So Mikey Cunningham of The Hours fame was judging the NPR 3-Minute Fiction contest a couple months back. The rules were simple. Start a story with the line, “Some people swore that the house was haunted,” and end it with the line, “Nothing was ever the same again after that.” Don’t exceed 600 words and if you win, your entry will be read aloud the FM radio! Like Little Orphan Annie!
I entered a subtle little tale of teenage machismo and abandoned farmhouses. And guess what? Mikey didn’t like it. I lost. Actually, I’ll give myself some credit. I’m pretty sure I just missed the cut of the top 25 runners-up. That fact isn’t exactly confirmed by Carl Kasell, but I’m going to operate under the notion. And if 27th is good enough for the Maldives, then it’s good enough for me.
I thought of tucking the story away in a drawer and pulling it out on rainy Sundays to provide myself with a good windowsill weep, because what else am I gonna do, send it to the Paris Review? Postage to France is expensive! Then I remembered I have a blog and so I might as well share it in the style that is popular with the youth of today. That is, blogically (check Urban Dictionary for me, cause that’s gotta be something the kids say). So here you go. A very short story.
Oh yeah, and after reading it, read this real life tale that was uncovered a few weeks after my fictional one hit the bottom of Ira Glass’s trash can. Disturbing and creepy to say the least.
Some people swore that the house was haunted. Mark thought haunted wouldn’t fly. Poltergeists were subtle, and the time for subtle had passed. We needed raving. Bleeding. A sweaty lunatic with a painty maul.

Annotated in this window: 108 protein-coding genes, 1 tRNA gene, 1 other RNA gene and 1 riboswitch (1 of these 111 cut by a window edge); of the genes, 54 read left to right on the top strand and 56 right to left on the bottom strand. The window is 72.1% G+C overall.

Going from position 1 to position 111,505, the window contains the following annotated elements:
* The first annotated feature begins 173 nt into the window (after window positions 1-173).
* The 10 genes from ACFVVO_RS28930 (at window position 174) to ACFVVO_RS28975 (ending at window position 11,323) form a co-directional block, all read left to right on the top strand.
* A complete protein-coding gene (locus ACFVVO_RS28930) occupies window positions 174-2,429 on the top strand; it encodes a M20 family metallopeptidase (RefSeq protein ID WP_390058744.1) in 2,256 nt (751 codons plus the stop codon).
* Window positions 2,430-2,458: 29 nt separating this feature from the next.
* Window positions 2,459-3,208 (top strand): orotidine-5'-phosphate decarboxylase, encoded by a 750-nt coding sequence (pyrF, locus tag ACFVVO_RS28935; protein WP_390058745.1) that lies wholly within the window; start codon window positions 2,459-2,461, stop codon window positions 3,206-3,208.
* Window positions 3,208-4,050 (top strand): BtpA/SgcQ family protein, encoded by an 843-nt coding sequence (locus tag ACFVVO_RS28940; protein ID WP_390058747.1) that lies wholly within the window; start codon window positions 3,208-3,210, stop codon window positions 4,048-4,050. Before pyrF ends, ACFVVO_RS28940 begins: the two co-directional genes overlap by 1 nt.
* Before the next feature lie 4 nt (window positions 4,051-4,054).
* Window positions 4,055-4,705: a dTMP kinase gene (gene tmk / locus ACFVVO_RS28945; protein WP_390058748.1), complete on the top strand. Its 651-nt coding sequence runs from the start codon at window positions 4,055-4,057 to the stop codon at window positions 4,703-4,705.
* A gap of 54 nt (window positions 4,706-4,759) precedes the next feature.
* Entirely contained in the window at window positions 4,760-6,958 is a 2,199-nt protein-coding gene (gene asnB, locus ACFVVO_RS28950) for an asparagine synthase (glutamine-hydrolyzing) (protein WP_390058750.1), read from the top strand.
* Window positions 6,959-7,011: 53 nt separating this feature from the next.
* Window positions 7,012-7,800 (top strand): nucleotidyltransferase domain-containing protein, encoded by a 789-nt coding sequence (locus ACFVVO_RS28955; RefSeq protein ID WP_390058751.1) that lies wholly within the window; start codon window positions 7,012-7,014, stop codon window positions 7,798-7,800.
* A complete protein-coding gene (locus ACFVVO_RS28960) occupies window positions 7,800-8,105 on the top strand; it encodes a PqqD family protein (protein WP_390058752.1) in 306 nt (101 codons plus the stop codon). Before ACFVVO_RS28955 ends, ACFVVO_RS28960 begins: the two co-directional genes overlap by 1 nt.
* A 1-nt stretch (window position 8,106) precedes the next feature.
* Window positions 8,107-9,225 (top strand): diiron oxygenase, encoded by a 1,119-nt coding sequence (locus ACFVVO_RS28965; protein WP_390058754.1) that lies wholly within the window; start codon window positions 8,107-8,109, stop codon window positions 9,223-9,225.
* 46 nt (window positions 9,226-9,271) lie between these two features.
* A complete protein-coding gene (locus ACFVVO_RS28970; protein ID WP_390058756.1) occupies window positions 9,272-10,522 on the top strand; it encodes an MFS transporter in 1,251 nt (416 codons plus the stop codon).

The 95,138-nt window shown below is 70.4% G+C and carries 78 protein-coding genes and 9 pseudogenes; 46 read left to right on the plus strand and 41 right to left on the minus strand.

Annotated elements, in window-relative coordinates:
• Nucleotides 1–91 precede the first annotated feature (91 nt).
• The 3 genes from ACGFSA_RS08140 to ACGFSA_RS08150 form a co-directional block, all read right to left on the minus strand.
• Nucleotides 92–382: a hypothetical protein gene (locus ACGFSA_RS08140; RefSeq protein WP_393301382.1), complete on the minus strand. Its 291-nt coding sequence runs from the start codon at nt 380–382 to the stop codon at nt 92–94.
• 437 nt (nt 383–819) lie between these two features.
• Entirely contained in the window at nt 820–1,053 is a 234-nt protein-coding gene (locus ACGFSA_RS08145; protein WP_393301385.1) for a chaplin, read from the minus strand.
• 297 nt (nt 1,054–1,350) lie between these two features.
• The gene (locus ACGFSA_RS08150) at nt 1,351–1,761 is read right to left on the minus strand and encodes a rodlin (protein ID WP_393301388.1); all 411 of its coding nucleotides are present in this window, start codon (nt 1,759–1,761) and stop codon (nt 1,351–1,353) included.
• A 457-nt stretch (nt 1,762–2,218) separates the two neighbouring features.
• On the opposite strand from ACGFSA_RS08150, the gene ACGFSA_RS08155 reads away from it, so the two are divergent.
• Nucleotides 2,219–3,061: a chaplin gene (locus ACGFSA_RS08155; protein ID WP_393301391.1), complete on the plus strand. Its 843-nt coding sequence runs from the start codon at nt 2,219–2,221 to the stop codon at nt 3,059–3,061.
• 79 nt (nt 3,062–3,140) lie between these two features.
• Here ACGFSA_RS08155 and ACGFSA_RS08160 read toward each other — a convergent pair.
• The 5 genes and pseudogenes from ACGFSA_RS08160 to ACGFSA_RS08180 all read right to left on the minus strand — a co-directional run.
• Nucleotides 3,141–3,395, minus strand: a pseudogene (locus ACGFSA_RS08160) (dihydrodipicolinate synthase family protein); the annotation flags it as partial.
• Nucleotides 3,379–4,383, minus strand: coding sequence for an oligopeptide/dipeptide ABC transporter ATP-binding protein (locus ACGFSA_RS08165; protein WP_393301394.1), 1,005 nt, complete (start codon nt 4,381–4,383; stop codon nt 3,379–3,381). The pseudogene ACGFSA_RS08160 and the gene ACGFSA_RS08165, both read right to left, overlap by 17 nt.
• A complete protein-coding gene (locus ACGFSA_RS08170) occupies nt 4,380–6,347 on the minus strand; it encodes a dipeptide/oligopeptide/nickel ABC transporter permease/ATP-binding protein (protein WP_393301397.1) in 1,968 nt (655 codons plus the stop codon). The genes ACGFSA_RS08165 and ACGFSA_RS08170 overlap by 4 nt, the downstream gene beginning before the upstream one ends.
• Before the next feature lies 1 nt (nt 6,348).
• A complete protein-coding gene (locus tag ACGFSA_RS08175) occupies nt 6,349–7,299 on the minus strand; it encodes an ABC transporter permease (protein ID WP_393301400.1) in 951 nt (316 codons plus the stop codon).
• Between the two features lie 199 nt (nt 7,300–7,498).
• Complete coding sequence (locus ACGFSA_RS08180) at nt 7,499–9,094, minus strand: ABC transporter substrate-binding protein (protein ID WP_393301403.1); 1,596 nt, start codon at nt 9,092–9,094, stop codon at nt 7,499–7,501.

Kelly had a girl’s name, but he insisted that back when men were men, they were called Kelly. Lesley. Marion.
“Sue?” asked Mark.
“Sure. Song about it, isn’t there?”
I drove. Always. Hand on the tuner. In search of night music. Not dark exactly, but something that stalked.
“This works,” Mark said.
“Whatever.” Kelly rolled down the window and I could smell the stuff they sprayed to kill mosquitoes. It was a summer of puddles, the summer that was supposed to matter.
We pulled up, noticed that Byron’s place had nylon siding and a sofa on the porch.
“Making crystal in the bathtub, I bet.”
I shook my head, but Mark probably wasn’t far off. I poked the horn, just enough to announce our presence.
Byron was out immediately, screen door snapping behind him. Kelly ducked down to hide his face and I motioned to the back seat.
We’d gone about half a mile when Byron acknowledged it was Kelly sitting shotgun. “Not hittin’ that party, are we?”
“Bingo.” Mark was enjoying this all too much.
“You gonna shoot me? Drop me in a ditch?”
“Something like that.”
It still puzzles me. Why accept the ride in the first place? He knew our loyalties.